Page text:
I ordered, and as soon as the cashier gathered up my food from the back and tossed it onto the counter, I ran to my car. I sped home, pedal to the floor, leaning forward as the anticipation for my daughter’s first taste consumed me. It was the high school rush of an XL Mountain Dew all over again, only this time it was natural, driven by the pride of having provided for my family. A modern day, tex-mex hunter-gatherer. 

I’d dreamt of walking into my house to applause, or at least to giggles and a smile from my daughter. Instead, I was met with the piercing screams of a child who, with fire sauce red cheeks, turned her face away from the probiotic-infused organic berry yogurt with which my wife attempted to appease her. I paused, bag dangling from my fingertips, one hand still on the doorknob, and soaked it in. The hanger. The desire. The passion. My daughter’s first Taco Bell craving. The gripping, uncompromising desire that only a lukewarm quesadilla can fulfill. 

Her red cheeks took me back to my own fits. The time I drunk-stumbled to a Taco Bell at 3:30am and yelled at the locked doors. The time my brother wouldn’t let me eat my Crunchwrap Supreme in quiet, so I grabbed his chicken burrito and threw it out the window. The time—

“What the hell are you doing?” my wife snapped.

I looked up, having drifted off into the memories. I ran to the kitchen to grab the pizza cutter and finish what I knew would be a bad slicing job on the quesadilla. I whipped her food out of the bag, smiling at it through the plastic window in its packaging, and completed cutting it first into mismatched fourths, then into baby bite-sized pieces. My daughter’s shriek spurned me on as I moved the tiny pieces from the counter into her BPA-free plastic plate. The zesty, cheesy triangles piled upon one another, building the foundation for my child’s Taco Bell memories to come. I grabbed an equilateral piece I’d accidentally cut and placed it on top, then stepped back to admire my work. Some fathers throw balls and others build playgrounds, and I’d get there eventually. For now, though, I had this.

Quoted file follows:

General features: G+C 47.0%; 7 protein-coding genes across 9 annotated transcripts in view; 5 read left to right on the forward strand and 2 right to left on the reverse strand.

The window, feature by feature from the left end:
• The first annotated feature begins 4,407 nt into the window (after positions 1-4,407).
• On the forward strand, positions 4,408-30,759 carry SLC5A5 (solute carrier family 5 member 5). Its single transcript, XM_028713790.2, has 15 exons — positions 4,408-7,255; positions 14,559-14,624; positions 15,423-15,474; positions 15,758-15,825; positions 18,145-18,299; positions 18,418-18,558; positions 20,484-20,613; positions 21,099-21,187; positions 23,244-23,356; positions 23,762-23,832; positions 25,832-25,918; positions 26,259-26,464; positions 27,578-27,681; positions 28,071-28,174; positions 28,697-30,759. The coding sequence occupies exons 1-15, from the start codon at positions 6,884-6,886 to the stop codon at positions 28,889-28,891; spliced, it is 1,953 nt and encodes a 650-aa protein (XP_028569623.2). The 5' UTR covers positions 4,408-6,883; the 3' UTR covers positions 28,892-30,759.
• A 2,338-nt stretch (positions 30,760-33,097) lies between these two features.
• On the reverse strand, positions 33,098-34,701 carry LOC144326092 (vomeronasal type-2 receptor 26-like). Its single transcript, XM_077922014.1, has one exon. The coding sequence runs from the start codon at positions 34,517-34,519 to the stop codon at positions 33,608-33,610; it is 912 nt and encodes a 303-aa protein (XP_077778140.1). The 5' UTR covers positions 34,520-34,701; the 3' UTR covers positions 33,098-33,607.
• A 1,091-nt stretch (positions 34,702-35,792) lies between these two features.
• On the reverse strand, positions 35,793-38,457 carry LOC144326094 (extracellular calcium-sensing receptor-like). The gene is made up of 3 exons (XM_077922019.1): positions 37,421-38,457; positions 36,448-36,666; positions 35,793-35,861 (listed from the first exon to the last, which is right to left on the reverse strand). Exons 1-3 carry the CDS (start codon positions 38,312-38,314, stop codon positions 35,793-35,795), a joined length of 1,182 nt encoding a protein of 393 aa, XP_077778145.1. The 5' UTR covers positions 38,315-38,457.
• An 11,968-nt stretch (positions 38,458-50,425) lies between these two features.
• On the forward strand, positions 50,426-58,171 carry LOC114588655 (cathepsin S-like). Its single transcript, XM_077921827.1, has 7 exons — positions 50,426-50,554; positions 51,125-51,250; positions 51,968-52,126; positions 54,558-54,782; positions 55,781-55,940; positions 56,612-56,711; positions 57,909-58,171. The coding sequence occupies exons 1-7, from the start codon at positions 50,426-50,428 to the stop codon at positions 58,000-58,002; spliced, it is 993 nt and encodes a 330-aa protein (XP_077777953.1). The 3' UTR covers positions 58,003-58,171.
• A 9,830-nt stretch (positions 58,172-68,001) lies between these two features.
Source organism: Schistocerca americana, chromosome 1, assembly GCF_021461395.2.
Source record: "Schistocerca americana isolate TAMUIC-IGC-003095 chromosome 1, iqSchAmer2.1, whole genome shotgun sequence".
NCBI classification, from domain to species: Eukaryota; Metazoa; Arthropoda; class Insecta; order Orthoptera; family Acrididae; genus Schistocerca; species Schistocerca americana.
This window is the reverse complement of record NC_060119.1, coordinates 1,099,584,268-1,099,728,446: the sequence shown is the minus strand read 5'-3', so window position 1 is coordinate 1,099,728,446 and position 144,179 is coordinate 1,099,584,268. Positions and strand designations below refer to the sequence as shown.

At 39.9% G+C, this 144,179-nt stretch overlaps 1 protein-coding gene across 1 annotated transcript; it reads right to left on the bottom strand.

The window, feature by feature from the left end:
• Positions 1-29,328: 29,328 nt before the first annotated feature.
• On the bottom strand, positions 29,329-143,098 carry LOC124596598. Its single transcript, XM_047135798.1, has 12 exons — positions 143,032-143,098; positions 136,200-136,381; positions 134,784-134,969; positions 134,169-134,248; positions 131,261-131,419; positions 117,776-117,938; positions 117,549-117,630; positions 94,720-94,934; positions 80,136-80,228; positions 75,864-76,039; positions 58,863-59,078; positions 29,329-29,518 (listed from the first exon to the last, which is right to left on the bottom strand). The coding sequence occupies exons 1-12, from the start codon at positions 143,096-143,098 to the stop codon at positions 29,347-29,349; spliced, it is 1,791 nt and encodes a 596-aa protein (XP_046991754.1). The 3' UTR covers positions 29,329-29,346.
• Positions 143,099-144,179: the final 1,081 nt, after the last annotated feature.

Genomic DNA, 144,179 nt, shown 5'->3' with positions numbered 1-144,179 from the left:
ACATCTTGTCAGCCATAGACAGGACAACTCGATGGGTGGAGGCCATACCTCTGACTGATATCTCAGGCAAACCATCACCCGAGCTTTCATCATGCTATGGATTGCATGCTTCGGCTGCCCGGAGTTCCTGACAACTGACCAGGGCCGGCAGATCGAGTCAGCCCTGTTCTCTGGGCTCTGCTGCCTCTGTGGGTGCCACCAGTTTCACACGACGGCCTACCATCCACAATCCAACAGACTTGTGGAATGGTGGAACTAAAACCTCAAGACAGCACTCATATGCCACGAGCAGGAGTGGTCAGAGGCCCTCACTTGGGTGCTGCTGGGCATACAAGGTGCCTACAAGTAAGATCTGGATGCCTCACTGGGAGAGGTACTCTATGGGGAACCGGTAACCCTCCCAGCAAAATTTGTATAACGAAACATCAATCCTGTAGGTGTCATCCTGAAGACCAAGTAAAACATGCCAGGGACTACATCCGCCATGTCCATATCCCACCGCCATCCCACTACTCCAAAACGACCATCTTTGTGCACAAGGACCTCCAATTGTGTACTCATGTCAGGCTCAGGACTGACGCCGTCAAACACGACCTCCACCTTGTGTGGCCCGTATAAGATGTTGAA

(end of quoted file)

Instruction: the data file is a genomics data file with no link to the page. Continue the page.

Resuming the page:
I set the plate in front of her, and the house fell silent. My daughter’s eyes widened, and she stretched out her fingers and slowly descended them upon the meal I’d provided. She grabbed two handfuls, ignoring my perfect equilateral in the middle, and held them high above her head as if in ritual, and my heart warmed. I put a hand on my wife’s shoulder and looked down, smiled, thinking that hell, we could be in Today’s Parent

Hands still raised, my daughter squeezed her fists, cheese squirming its way out from between her fingers. The screams started back up again, beginning at mild and making their way past hot and back up to fire as she slammed her hands against her highchair’s tray. Bits of quesadilla bounced off it and to the ground, and she rubbed the remaining pieces in circles as if painting twin orange suns, stopping only to bat at us if we tried to stop her or feed her a bite. By the time it was over, the rug was stained yellow, the dog was sick from the excess scraps, and my daughter had styled her hair Super Saiyan with quesadilla sauce—a far cry from the canvas I’d set out to paint. 

That’s the thing about parenthood, though. Despite your best intentions and the effort you put into making an event magical, it can all blow up into something else altogether. And even though you find yourself picking nacho cheese out of your kid’s hair at 9:00pm on a Friday night and scrubbing at the sauce stain on the rug every day for the next two weeks, it’s worth it. You live más.


Adam Shaw lives in Louisville, Kentucky, with his wife and daughter. He holds an MFA in fiction writing from Concordia University, St. Paul, and his thoughts on books, beer, and everything in between can be found online at www.theshawspot.com. He tries to be a good parent but is really just making it up as he goes.